Linking On-State Memory and Distributed Kinetics in Single Nanocrystal Blinking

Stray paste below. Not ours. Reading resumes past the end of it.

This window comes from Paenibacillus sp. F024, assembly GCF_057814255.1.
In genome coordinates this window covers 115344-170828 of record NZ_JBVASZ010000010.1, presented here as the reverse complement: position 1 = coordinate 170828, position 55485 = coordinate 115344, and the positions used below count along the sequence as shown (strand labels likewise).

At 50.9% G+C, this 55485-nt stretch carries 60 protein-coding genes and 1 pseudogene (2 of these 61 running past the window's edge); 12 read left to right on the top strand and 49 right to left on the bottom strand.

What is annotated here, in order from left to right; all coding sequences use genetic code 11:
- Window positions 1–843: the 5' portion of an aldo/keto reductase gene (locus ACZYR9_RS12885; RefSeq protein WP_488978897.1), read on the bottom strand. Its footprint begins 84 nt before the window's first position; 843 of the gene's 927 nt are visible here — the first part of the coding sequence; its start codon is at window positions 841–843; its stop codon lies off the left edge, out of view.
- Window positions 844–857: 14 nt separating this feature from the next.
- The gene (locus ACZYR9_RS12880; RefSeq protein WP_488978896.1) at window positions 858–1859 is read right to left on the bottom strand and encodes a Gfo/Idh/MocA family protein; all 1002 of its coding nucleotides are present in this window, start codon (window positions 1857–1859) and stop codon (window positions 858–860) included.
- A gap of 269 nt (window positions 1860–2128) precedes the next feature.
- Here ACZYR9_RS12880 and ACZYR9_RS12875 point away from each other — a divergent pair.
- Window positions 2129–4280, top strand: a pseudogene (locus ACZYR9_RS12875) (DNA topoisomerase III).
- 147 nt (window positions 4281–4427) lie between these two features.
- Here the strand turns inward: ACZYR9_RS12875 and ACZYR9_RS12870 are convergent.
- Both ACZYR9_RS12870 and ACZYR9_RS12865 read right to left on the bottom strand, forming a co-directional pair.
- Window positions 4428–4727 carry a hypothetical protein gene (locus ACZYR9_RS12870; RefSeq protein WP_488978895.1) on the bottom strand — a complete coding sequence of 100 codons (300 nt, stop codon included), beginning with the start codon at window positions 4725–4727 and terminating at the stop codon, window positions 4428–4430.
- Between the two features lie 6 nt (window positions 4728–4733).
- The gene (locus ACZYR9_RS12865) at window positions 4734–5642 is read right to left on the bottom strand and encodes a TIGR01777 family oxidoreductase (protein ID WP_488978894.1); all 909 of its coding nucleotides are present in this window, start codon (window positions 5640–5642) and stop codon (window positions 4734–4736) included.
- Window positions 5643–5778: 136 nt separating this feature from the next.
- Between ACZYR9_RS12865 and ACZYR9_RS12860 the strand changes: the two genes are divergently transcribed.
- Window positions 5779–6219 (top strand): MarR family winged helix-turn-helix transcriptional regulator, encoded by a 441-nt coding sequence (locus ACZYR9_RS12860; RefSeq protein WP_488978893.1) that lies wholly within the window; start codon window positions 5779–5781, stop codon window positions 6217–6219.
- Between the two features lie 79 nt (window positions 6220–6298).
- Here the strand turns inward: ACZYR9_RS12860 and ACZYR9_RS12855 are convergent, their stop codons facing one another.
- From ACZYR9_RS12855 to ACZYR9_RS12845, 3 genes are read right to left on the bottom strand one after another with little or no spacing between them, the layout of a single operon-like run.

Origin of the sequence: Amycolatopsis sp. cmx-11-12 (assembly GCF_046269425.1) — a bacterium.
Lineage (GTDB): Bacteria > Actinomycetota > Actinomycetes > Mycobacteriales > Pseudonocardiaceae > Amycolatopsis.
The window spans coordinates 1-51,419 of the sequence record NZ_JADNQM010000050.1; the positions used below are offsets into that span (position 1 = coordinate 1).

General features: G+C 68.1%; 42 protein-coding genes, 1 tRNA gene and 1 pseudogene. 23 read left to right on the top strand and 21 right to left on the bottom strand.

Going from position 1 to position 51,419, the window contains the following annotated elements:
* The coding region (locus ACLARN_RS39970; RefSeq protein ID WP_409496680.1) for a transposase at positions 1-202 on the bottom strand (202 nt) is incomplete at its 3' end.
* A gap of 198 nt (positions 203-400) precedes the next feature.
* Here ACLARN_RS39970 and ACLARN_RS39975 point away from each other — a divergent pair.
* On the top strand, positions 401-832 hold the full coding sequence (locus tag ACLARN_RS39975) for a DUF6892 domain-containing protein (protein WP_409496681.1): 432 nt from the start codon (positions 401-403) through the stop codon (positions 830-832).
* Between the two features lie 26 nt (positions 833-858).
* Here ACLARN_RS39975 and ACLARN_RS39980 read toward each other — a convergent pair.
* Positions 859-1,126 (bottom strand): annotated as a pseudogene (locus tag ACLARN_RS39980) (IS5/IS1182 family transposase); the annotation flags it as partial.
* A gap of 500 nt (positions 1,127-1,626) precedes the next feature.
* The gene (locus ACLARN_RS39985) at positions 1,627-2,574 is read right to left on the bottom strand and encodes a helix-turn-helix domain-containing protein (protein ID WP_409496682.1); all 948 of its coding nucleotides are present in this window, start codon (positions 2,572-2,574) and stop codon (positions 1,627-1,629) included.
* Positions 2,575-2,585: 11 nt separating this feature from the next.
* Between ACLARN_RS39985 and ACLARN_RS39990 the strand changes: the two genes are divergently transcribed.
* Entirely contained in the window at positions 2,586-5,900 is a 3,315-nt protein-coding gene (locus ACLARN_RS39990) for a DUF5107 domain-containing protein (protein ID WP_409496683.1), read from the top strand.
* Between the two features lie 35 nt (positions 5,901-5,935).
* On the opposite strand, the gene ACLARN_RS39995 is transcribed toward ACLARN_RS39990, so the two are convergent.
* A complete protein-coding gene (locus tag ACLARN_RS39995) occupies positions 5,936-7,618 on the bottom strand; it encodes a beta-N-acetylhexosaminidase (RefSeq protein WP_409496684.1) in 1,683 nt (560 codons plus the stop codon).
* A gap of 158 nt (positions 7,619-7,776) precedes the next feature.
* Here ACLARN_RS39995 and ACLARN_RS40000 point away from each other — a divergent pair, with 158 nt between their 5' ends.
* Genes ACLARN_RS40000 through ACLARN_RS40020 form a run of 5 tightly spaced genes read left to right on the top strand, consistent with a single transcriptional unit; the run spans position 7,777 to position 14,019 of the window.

Memory effects in single nanocrystal fluorescence blinking are investigated as a function of the on-state kinetics for CdSe/ZnS quantum dots and CdSe nanorods. The on-state duration probability distributions for single nanocrystal blinking traces are characterized by an inverse power law, which crosses over to exponential decay for long on-state durations. The correlations of subsequent on-state durations (Rlog,on) are found to decrease for nanocrystals that display earlier crossover times and smaller power law coefficients. Specifically, Rlog,on increases from 0.14 ± 0.02 to a saturation value of 0.44 ± 0.01 for nanocrystals with average crossover times of ∼100 ms to more than 5.0 s, respectively. The results represent the first link between memory effects and blinking kinetics and are interpreted in the framework of two competing charge trapping mechanisms. A slow fluctuation-based trapping mechanism leads to power-law-distributed on durations and significant memory effects; however, the additional contribution of an ionization-induced trapping pathway is found to induce crossover to exponential decay and decreased memory. Monte Carlo simulations of nanocrystal blinking based on the two trapping mechanisms reproduce the experimental results, suggesting that the power law component and the memory effects correlate with a fluctuation-based mechanism. This effect is found to be universal, occurring for two nanocrystal morphologies and in blinking data measured using a wide range of continuous and pulsed excitation conditions.